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Anatomy of a scandal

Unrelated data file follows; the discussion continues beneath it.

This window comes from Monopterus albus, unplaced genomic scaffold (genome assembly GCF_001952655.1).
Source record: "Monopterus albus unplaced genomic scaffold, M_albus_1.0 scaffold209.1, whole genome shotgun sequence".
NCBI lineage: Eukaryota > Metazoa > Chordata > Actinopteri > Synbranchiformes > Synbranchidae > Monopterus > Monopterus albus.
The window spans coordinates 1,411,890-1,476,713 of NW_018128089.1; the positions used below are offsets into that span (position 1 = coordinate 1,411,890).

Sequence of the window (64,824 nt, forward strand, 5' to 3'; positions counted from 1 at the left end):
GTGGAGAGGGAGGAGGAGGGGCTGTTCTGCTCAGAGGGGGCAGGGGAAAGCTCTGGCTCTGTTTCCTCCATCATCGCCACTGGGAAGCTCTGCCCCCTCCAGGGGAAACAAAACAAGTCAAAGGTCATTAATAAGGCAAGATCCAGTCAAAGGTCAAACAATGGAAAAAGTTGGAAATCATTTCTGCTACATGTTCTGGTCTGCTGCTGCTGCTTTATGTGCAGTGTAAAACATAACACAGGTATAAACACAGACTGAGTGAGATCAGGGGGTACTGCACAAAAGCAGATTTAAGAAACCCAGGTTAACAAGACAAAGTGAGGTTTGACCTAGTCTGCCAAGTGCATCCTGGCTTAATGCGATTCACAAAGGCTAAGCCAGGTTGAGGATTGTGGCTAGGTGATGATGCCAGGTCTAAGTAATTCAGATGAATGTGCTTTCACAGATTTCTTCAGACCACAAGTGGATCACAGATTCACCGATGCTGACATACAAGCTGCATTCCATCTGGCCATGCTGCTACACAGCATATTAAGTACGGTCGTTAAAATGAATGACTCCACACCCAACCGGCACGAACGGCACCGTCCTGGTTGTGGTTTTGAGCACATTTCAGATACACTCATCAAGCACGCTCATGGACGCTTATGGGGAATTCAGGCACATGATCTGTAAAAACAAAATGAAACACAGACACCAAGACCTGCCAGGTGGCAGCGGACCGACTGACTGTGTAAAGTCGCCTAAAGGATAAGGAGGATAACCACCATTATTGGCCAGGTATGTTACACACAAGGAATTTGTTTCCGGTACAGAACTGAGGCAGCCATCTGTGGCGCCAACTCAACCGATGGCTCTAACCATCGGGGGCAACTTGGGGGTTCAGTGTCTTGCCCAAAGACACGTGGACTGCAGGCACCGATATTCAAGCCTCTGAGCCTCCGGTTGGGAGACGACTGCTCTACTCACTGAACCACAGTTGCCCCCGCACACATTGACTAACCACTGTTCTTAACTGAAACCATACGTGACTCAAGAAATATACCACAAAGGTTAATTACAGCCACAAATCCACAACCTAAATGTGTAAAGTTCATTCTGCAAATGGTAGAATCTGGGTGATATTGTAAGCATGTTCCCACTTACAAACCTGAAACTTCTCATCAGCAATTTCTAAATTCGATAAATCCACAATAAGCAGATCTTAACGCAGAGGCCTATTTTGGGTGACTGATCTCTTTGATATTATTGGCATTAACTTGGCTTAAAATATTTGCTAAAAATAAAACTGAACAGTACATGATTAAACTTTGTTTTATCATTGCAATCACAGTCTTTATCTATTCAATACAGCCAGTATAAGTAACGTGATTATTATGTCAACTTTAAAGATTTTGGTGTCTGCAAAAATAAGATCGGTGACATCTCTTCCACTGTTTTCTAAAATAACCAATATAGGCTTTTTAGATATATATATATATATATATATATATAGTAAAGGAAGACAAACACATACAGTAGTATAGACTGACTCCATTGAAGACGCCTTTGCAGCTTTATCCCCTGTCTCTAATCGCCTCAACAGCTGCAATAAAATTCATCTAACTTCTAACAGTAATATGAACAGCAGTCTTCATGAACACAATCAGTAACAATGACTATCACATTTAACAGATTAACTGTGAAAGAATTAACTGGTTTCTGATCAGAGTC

Editor's note: Story originally published May 10, 2005 When federal prosecutors heard from seniors that they didn't need and hadn't received new limbs, they investigated and filed a civil suit against the 48 small businesses and the billing agency that had submitted the claims. Medicare fraud cases are nothing new in South Florida, but in this case something unusual happened. A judge looked at the case and asked a question: Why had the government paid out so much for 21,000 sudden amputees in one location? "Common sense dictates this is an impossibility, " U.S. District Judge Cecilia M. Altonaga wrote. The company that paid the bills is Palmetto GBA, a South Carolina firm hired by the government to process Medicare claims. Since Medicare began in the 1960s, the government has contracted with private firms to pay the claims, on the theory that they could do it more efficiently than the bureaucrats. Palmetto GBA, for Government Benefits Administrator, processes more than 110 million Medicare claims a year, which totaled almost $25 billion in 2004. In addition to paying claims, Palmetto acts as the government's watchdog nationwide to make certain that claims for durable medical equipment, such as artificial legs and power wheelchairs, are legitimate. BILLIONS ANNUALLY The stakes are huge: Experts say billions of dollars are lost annually in Medicare fraud, and South Florida has been home to much of it. The government relies on companies such as Palmetto to catch fraud. Many South Florida seniors question Palmetto's vigilance. Muriel Sherman of Tamarac was stunned to receive a notice from Palmetto stating it had paid $3,955.31 for prostheses for her knee, ankle and foot. Sherman had secondary Medicare insurance through United American. Before this private insurer paid its share of Sherman's bill, $988, a representative called her. Sherman said the charges were fraudulent, and the company didn't pay. "The whole thing is ludicrous, " Sherman said. "Why would Palmetto pay without checking?" FOCUS ON PALMETTO Others have asked that question, too, as fraud cases have slipped through the system. In April 2004, a Government Accountability Office report questioned the expenditure of hundreds of millions of dollars for expensive power wheelchairs. Two-thirds of these claims were paid by Palmetto GBA, many of them to operators in Texas. Palmetto - which had launched the initial investigation of wheelchair-claims fraud - and other claims payers complained that the government didn't give them enough money to properly investigate claims. In the South Florida case of the 21,000 artificial limbs, Judge Altonaga focused on Palmetto's role. In her ruling, she wrote: "It is unclear why Palmetto GBA is not a subject of the government's investigation into criminal wrongdoing." Palmetto says it did nothing wrong and actually helped prosecutors detect and investigate the fraud, said company spokeswoman Elizabeth Hammond. "Catching this kind of behavior at four months is early, " she said. But experts wonder why Palmetto didn't notice the problem sooner. "These patterns are not hard to spot, " said Malcolm Sparrow, a Harvard professor and former British police investigator who has written License to Steal: How Fraud Bleeds America's Health Care System. A great deal of software exists to detect unusual billing patterns, such as programs tracking sudden accelerations in claims. The software should have noticed that the billings in the limbs case went from about $2,000 to more than $200,000 a month, Sparrow said. Part of the problem, he says, is that Medicare contractors such as Palmetto have a history of "pay and chase" - sending out checks, then tracking down fraud. Checking before paying "is almost unheard of" with the government claims payers, Sparrow said. "It's such a sensible thing, but it's just not done, " he said. He acknowledged this is because the companies' payments from the government are "ridiculously low." The way the government program is set up, Palmetto gets no incentive pay for catching fraud, and "the cheapest way to process a claim is to pay it without a question, " Sparrow said. But, he added, Palmetto GBA bears a special responsibility, because it not only pays durable-medical-equipment claims but also has the national responsibility for monitoring and analyzing them. NO VERIFICATION Hammond said the federal government doesn't require Palmetto to verify claims before paying. The government "does not fund or require Medicare contractors to perform precertification like private insurance does, " she said. "Medicare relies on postpayment data analysis to spot payment trends. Palmetto GBA reviews and pays claims in line with law and [Medicare] instructions. "Palmetto GBA does not have the authority to suspend payments without [Medicare] permission, " Hammond said. "To obtain that permission, Palmetto has to gather data based on billings records for claims that are already paid." She said Palmetto GBA receives about 1 percent of benefit payments - or about $250 million - to process the claims. That percentage "is far below the amount that private-sector insurance companies spend." Alan Sager, a healthcare economics researcher at Boston University, says Medicare, even including its Washington bureaucratic costs, spends only about 2 percent on administration. "That's very low compared to large insurance companies, which spend 8 to 20 percent. Now, some of that includes extensive marketing and advertising, but they also spend quite a bit more for catching fraud, and so Medicare may not be spending enough, " Sager said. 'MORE VIGILANT' Medicare chief Mark McClellan said in an interview with The Herald that his organization is working to improve the situation. "We are very concerned about fraud, and we know it's a particular problem in South Florida, " McClellan said. "We have opened a specific satellite office there so that we have a faster and more effective way of seeing unusual billing patterns like" in the limbs case. "We're trying to be ever more vigilant than in the past through new approaches to analyze data, " he said. In the artificial-limbs case, prosecutors have not filed criminal charges yet. Prosecutors allege the 48 small durable medical equipment companies, which already had approval to provide goods to Medicare patients, were quietly purchased by others to bilk Medicare. The new owners did not tell the government about the switch, prosecutors say. "Taking over dead or sleepy providers is a technique that's been well known for years, " said Sparrow, the Harvard professor. "In particular, it's been used a lot in Florida." The companies then submitted their claims to Medicare through All-Med Billing, a Miami Lakes firm operated by Abner and Mabel Diaz. FEEL DUPED Most, if not all, of the 48 equipment firms haven't contested the suit, but the Diazes have repeatedly maintained their innocence, saying they were duped by the firms as much as the government was. "Our contention all along is that Palmetto was the entity that should have absolutely caught any problem, " said Jose Quinon, attorney for Mabel Diaz. "How can our clients, a small billing company, detect something when we don't have the software or the resources?" After Judge Altonaga questioned Palmetto's responsibility, the Diazes' attorneys asked that the company be added to the lawsuit. Palmetto attorneys responded that the firm was "statutorily and officially immune from liability, " and the judge agreed, dismissing them from the case. "We are going after new rules and new monitoring systems, " said McClellan, the Medicare director. He vowed to stop "the few bad actors" defrauding Medicare.